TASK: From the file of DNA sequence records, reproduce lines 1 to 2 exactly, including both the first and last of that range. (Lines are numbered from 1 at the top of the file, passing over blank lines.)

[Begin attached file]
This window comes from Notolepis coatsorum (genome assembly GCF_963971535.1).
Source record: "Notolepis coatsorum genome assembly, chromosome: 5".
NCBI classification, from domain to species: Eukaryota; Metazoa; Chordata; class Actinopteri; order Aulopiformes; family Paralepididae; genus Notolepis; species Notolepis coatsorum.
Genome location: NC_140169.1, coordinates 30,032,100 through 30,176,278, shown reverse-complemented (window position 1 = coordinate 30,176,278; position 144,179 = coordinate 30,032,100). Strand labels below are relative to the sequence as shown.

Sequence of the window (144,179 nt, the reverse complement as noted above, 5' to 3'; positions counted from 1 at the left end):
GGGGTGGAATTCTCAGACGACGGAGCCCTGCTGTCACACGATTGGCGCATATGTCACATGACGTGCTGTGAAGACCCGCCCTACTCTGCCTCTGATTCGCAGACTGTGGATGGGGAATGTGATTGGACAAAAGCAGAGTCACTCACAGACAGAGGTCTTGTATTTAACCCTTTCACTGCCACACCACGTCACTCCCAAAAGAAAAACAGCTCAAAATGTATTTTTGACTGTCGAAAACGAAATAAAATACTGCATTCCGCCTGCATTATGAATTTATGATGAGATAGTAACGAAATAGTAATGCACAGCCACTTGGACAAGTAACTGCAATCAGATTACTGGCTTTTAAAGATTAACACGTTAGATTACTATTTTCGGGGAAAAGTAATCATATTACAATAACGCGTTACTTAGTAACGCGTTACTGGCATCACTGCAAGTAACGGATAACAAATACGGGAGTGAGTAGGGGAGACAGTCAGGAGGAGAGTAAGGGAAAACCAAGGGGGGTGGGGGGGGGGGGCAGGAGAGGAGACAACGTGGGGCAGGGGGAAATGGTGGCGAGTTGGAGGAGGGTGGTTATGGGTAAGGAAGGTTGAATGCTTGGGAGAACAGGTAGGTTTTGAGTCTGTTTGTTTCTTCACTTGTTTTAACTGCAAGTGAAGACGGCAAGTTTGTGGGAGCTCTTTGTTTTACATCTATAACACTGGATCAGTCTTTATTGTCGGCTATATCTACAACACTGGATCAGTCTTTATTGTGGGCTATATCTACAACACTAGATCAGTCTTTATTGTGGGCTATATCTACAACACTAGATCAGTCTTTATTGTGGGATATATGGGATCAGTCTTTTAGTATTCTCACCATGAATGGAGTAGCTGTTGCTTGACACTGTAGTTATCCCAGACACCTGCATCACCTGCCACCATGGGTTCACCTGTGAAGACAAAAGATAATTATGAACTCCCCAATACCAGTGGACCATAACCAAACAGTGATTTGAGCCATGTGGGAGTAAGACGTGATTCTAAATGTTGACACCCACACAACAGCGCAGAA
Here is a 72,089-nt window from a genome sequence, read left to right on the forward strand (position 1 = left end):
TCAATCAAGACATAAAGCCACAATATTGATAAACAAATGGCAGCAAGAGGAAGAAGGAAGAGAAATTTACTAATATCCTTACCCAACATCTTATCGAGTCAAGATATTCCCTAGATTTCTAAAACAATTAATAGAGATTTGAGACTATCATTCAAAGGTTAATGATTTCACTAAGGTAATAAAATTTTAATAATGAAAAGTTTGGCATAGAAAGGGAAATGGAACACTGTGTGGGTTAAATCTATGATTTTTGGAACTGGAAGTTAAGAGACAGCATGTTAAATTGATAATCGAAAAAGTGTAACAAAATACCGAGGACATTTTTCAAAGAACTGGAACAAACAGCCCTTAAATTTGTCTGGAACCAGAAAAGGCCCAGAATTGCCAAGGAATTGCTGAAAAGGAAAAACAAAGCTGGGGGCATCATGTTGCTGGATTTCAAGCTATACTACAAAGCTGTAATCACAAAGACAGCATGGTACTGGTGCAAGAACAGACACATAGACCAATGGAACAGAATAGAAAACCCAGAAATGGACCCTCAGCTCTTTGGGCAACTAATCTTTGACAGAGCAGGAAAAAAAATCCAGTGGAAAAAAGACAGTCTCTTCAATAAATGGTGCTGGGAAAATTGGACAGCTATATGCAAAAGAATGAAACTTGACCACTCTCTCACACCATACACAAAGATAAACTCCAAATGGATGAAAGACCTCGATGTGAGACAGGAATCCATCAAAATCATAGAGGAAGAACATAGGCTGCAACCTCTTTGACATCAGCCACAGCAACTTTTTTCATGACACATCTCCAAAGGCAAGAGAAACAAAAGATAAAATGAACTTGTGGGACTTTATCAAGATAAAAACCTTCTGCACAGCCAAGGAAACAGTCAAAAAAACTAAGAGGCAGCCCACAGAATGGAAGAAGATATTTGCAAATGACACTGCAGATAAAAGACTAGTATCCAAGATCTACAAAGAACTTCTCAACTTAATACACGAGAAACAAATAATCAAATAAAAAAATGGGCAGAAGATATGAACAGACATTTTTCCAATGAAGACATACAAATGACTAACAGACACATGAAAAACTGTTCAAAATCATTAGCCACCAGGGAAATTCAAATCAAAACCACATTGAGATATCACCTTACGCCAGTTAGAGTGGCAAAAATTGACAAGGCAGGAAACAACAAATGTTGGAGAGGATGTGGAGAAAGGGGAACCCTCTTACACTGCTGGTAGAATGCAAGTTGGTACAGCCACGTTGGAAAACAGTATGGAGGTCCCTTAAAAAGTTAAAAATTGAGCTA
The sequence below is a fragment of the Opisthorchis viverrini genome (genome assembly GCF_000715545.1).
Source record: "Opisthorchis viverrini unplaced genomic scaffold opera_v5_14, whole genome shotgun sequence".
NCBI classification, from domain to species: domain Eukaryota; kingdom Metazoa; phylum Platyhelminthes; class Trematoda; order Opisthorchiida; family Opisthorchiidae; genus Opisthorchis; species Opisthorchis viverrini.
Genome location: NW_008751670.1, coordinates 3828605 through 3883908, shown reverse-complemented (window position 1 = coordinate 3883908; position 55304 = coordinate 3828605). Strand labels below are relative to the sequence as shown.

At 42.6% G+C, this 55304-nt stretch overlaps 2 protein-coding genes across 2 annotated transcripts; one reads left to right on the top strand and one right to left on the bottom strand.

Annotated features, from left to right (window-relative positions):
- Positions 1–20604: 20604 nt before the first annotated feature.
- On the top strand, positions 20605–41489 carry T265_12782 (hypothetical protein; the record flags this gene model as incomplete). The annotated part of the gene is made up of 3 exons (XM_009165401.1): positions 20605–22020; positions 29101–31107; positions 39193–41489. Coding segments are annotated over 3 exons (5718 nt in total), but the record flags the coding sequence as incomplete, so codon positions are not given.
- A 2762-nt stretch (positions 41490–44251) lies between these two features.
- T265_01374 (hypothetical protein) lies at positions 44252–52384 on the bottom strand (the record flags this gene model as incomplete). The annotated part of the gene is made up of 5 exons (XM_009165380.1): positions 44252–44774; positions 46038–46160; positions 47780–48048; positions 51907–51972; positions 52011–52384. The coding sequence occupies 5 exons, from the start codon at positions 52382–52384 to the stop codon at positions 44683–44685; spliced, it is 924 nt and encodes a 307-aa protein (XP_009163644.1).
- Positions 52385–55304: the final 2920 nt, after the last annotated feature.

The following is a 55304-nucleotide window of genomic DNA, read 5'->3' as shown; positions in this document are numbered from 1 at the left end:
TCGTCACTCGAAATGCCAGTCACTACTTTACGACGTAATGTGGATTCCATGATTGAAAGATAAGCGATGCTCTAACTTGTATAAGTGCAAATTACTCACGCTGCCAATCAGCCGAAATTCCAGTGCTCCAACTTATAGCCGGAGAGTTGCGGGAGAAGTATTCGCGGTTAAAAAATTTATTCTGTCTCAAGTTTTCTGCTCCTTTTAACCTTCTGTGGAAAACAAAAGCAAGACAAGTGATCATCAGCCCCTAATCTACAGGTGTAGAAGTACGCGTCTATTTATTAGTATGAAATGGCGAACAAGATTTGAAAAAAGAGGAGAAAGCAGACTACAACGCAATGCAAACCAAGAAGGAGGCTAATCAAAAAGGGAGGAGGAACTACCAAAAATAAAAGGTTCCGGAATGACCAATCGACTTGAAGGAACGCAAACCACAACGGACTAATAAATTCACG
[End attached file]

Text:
This window comes from Notolepis coatsorum (genome assembly GCF_963971535.1).
Source record: "Notolepis coatsorum genome assembly, chromosome: 5".